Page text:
Thursday, November 14, 2013


Hello all and welcome to my blog. The purpose of this blog is to provide insight into some not so common botanical and nature names that could possibly be accessed for children. The scope of baby names has broadened significantly, but those of us in search of something a little different than the mainstream find little solace in baby name books and websites. I personally identify with nature and am obsessed with botany which reflects in my name tastes.
Let’s kick this off with my eldest child’s name: Juniper. Junipers are coniferous (evergreen) plants of the genus Juniperus that can be found throughout the northern hemisphere, Africa, and the Americas. Around 60-70 different species belong in this genus and they range in size (some are considered shrubs and others are trees). They produce berries with a heavenly scent that can be used as a spice, but are notably used for the production of gin. Native Americans, particularly the Navajo, used junipers and their berries for treatment of diabetes and as contraception. A 17th century herbalist named Nicholas Culpeper noted that juniper berries could be used to treat asthma and sciatica as well as to help speed up childbirth. In Southeast Asia and the Asian Pacific, they are the one of the most popular trees used to create bonsai.
The tree name Juniper comes from the Latin word “juniperus” (hence the genus name) which is a combination of the word junio (young) and parere (to produce), paralleling the fact that these trees are evergreen or forever youthful (I find this interesting because, to me, trees symbolize rebirth and immortality because of their cycles with the seasons. For a tree to be forever youthful holds such a beautiful meaning to me). Other forms of the name are the Italian Ginepro/Ginevra, the French Genievre, and Merywen in Welsh. In some dialects of French, the plant is known as Genevieve; however this name derives from the Latin word genovefa (wife/kin) and thus is unrelated.
It was pointed out to me at some point after my daughter was born that junipers hold religious symbolism within Christianity and are mentioned twice in the Bible. In the Old Testament, a juniper tree housing an angel sheltered Elijah from Queen Jezebel when she pursued him. Later, a juniper tree was also used to hide the baby Jesus and his parents from King Herod’s army while they were fleeing to Egypt. In the Renaissance, the tree was widely accepted as a symbol of chastity. In ancient Wales, the tree was sacred and cutting down one was believed to bring the death of the cutter within a year. It was once believed in Germany that a female spirit dwelled within juniper trees (she was named Frau Wachholder) and she would make thieves return stolen goods. Even in more modern superstition, in certain parts of Europe, burning branches of the tree are carried throughout fields to protect livestock. In many Asian countries, juniper trees are symbols of fertility, longevity, strength, and athleticism.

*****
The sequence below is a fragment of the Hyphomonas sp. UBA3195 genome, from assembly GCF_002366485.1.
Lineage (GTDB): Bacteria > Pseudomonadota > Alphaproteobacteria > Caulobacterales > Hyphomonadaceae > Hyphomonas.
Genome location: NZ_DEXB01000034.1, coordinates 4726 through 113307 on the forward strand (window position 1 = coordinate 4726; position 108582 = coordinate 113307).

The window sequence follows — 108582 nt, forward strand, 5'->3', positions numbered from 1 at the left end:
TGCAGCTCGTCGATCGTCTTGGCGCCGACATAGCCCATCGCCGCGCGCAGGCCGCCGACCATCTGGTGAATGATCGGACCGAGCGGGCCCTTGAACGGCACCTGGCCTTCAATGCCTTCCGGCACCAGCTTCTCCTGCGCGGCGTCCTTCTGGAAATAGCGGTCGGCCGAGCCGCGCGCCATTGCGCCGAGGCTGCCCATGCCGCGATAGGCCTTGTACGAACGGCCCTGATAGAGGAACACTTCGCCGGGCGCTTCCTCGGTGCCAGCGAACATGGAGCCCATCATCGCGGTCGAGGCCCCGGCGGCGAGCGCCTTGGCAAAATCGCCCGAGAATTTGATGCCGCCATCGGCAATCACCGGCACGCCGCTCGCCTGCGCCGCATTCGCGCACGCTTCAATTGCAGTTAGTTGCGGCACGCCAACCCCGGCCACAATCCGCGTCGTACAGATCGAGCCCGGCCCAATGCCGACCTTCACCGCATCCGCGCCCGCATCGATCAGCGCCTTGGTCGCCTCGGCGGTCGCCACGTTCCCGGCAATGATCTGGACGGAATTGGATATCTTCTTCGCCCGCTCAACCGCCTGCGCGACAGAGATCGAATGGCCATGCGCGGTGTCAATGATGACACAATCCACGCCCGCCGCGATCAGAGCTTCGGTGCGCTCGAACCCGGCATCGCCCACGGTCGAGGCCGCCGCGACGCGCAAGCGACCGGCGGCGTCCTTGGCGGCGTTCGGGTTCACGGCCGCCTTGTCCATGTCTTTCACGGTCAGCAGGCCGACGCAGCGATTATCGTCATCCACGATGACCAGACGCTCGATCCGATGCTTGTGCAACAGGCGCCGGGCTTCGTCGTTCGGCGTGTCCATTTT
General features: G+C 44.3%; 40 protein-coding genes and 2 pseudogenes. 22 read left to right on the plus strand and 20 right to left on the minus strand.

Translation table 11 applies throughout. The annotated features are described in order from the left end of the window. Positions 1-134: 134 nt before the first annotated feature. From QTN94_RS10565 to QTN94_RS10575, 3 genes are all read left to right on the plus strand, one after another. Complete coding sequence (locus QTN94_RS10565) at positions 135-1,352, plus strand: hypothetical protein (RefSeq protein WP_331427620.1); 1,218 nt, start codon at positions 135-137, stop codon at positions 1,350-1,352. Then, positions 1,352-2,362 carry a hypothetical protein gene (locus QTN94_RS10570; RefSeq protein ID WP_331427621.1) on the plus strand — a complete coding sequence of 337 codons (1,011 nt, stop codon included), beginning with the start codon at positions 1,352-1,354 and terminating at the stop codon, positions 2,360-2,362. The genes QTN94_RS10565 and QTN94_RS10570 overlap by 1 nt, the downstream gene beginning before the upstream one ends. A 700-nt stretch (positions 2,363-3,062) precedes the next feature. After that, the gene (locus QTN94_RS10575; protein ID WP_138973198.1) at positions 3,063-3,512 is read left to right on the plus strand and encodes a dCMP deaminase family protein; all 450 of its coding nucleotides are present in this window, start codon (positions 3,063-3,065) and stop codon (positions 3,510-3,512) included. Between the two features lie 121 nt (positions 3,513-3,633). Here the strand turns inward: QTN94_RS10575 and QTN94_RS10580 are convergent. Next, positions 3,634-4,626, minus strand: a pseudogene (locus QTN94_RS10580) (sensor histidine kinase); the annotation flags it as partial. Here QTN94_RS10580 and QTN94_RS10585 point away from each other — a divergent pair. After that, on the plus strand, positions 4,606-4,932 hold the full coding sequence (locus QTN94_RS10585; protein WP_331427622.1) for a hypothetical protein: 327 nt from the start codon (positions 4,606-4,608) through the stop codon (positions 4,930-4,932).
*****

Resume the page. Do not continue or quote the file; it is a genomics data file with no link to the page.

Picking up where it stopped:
Juniper trees are present within the arts. In Leonardo da Vinci’s painting Ginevra de’Benci, a juniper tree is depicted in the background as well as the subject’s name being the Italian form of Juniper (this was going along with the Renaissance theme of chastity). A popular Grimm Fairy Tale titled “The Juniper Tree” is the story of a mother buried beneath a tree and her spirit that inhabits the tree and, by extension, a baby bird that was hatched in the tree which she uses to avenge the death of her son at hands of her husband’s new wife. In modern literature, the use of the given name Juniper is noted in the Junie B. Jones series, The Life and Times of Juniper Lee, and Juniper, Gentian, and Rosemary (a retelling of Riddles Wisely Expounded). There is also a character named Juniper in the Percy Jackson series. One of the title characters from an early Johnny Depp movie, Benny & Joon, is also named Juniper and Reese Witherspoon portrays a woman named Juniper in her film Mud.  My husband fell in love with this name due to the song “Jennifer Juniper” by Donovan and, more particularly, the line “Jennifer Juniper, lilacs in her hair.”
As a given name, Juniper is technically a unisex name. It has never charted as a boy name, but one notable male Juniper is Saint Juniper (also known as “the jester of the Lord”) who is also known as the saint of comedy. He was also known for his patience. For girls, however, Juniper has surprisingly risen to some form of popularity (though not on the same level of Lily, Rose, Daisy, etc.). It first charted on the SSA top 1000 in the United States in 2011 where it ranked #970. It charted again in 2012 at #883. I still think this is as unique of a gem that I did when I was counting my daughter’s fluttering butterfly kicks. I am not convinced that this is cemented in either gender, even though I chose it for a girl. It is your choice.

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